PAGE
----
The story is crucial and I need to make a decision in order to start anything. I keep thinking that I should keep the story more contemporary to keep the users interest - a thought here would be to take a story from the news and use the outline of that or just modernise an old tale..... I need to decide by the end of this week, otherwise this will go on and on and I will never even start it!

Research on Interactive animations

I had originally planned to create an animation around the poem 'The Door' by Miroslav Holub and have started a website based around this: The Lockless Door; but I have long been intrigued by interactive animations and this has been heightened by coming across some interactive films recently. They are classed as part art video game, part immersive entertainment. Touching Stories is an app featuring four interactive films made for the iPad. Touching Stories link

I think I can still incorporate the theme of the Door, but maybe make it interactive, the user could enter into other environments through different doors maybe.... 

Here is a link to Donna Leishman's interactive animation based around the theme of Red Riding Hood. I find this inspiring too, but would like to incorporate a mixed media style within my animation I think.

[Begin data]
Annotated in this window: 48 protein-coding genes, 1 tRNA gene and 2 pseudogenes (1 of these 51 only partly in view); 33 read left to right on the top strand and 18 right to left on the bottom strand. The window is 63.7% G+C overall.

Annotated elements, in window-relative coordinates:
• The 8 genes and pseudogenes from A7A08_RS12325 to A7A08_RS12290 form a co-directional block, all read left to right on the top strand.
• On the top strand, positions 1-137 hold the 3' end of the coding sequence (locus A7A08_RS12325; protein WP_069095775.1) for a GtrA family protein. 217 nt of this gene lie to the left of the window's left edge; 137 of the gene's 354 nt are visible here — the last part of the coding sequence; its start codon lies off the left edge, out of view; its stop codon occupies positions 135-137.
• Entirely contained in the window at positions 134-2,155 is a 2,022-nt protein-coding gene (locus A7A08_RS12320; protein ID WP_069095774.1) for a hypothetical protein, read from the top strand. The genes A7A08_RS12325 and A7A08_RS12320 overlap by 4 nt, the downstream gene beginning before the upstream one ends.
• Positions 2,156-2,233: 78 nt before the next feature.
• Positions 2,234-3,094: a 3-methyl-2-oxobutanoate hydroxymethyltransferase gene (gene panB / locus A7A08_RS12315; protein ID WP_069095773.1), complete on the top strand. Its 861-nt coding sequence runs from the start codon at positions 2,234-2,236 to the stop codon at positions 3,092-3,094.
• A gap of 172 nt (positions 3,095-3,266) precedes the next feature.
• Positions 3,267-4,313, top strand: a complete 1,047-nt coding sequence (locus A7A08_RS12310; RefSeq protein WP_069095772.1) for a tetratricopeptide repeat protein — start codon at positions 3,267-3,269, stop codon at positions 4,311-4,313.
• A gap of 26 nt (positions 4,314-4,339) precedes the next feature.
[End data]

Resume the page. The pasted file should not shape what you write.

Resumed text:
Screenshots from Donna Leishmans Red Riding Hood (2000)

During my research around the Touching Stories app, I came accross a review which reads: Was very excited about the idea and it is definitely forward thinking, unfortunately the interaction is pretty banal and not really adding to the story. Also had a hard time figuring out how to navigate it. This is something I would need to be careful about. The interaction has to work effectively and although you want the user to have to think about how to navigate, it cannot be so difficult that they give up and don't bother immersing themselves into the world where the interactivity may lead them.

Caffe Latte, by Maria Avramova, 2007

I love this animation, it is quirky :)

Wednesday, 17 November 2010

The National Gallery's collaboration with Central St Martins College of Art